One of the gifts that God has given me is preaching. Usually I preach with energy, passion, strength, confidence, insight, and clarity. Across the life of my ministry, the feedback consistently has been that I have been a high-quality preacher. All of a sudden, I noticed that my preaching was not uplifting and inspiring to me, and if not uplifting and inspiring to me, in all probability it was not to anyone else either. At first I thought it was a couple of off Sundays, and I rationalized that we cannot always preach our best sermons, but the same feeling persisted in me for several months. I thought that I was in a preaching slump, because my experience is that preachers, like hitters in professional baseball, can go into a slump, and I thought that I would come out of it like hitters in baseball eventually come out of it.
A year later, I was still in the slump. I was not energetic in my preaching, but lethargic. I came to the awareness that I was subject to feelings and emotions that were outside of the pulpit that I brought to the pulpit with me. I was allowing what was going on outside the pulpit, my interpretation of it, and subsequently how I felt about it, to diminish my energy levels to the point of feeling helpless and hopeless in my preaching and leadership. I was a victim.
About this time, a friend gave me a book by Joan Chittister for my devotional reading. At this point, I was sinking into depression, if I was not already there, and I asked God to help me make another choice about my interpretation and feelings. I read this paragraph from a chapter entitled “The Gift of Endurance,” and the full extent of my victimhood hit me squarely in the face:
There is a kind of pseudo-endurance, a neurosis of the spirit that warps our personalities and numbs our souls. We complain but we will not quit. We sulk but we do not change. We bear up but we do not enjoy. We miss the point entirely. We confuse endurance with sloth and drag our feet through life and expect the universe to thank us for the sacrifice we do not want to make. But endurance is not misery, not martyrdom, not spiritual masochism. Endurance means that I intend to survive the worst, singing as I go, and knowing as Jacob did [Gen 32], that I have seen the face of God and survived. (p. 77)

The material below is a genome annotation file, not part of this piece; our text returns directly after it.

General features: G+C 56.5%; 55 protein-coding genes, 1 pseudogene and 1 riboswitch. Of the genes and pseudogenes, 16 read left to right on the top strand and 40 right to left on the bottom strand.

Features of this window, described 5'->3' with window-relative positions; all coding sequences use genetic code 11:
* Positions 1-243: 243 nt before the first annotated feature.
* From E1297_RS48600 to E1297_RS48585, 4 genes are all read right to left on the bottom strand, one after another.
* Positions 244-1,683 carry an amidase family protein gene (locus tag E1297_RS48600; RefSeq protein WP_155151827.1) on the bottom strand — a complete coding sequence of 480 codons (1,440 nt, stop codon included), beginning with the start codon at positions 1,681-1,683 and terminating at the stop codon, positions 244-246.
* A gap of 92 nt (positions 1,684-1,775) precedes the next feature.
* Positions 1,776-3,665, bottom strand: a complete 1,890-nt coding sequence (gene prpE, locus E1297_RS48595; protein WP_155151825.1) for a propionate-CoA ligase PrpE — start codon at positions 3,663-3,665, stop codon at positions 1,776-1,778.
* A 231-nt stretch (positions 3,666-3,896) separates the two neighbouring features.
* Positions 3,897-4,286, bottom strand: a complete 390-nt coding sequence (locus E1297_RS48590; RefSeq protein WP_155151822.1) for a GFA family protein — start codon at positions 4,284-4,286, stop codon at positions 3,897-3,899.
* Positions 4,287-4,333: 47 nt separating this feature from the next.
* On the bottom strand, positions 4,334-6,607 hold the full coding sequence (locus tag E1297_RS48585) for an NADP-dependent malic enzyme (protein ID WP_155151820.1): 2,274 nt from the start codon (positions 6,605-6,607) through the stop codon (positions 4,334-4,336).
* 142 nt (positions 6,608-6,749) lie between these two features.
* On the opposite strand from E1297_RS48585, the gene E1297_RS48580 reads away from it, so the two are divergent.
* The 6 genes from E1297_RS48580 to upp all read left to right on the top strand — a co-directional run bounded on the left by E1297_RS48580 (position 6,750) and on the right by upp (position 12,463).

I cried profusely after reading this. What Chittister described in this paragraph was exactly what was happening to me. I complained, but I would not quit. I sulked but would not make any substantive change. I bore the weight of ministry, but I did not enjoy it. And I did expect people to thank me for a sacrifice that I did not even want to make. I was in misery, martyrdom, and spiritual masochism. I was a victim to and subject to feelings of powerlessness, hopelessness, and helplessness, so much so that I could not operate out of one of my most gifted areas. I repented to God. I apologized to God, who had given me the gift of preaching, but because of my victim interpretation about life, I was neglecting my gift. I told God that I was wrong.
From that moment on, I determined to make a different choice. First, I said that I would never again allow anyone or anything, including myself, to block the free delivery of a gift that God gave me, namely preaching God’s Word. I did not care what was happening or what was going on outside the pulpit or inside me. I was going to freely share my gift of preaching with energy, passion, strength, confidence, insight, and clarity. Second, in reading Matthew 5:38–42, I determined that I was going to be generous with my gifts in ministry and, if someone forced me to go one mile, I would go two miles. I was not a victim and, if someone took my outer cloak, I would give him/her my T-shirt as well. Nobody could take my gift, but I would make the choice to lay my life down. I would be generous with my gift in my preaching, and generosity would allow my gift to flow without hindrance. Realizing that the overwhelming majority of hindrances are internal, I determined to be unhindered in the pulpit.
Subsequently upon making the choice to be unhindered, I learned that when a God-given gift flows unhindered, and in generosity, the people who receive the gift are unusually blessed. The anointing of God flows through the gift around the room and the people experience themselves as unusually blessed by God. In response to my shift, the people experienced themselves as unusually blessed by God. And from the day I made this choice, I preach every sermon as though it were my last.
This post is an excerpt from Frank’s new book, The Choice: Living Your Passion Inside Out (Indianapolis: Hope For Life International Press, 2013), pp. 32-34.
Frank A. Thomas is the director of the Academy of Preaching and Celebration at Christian Theological Seminary and the Nettie Sweeney and Hugh Th. Miller Professor of Homiletics.
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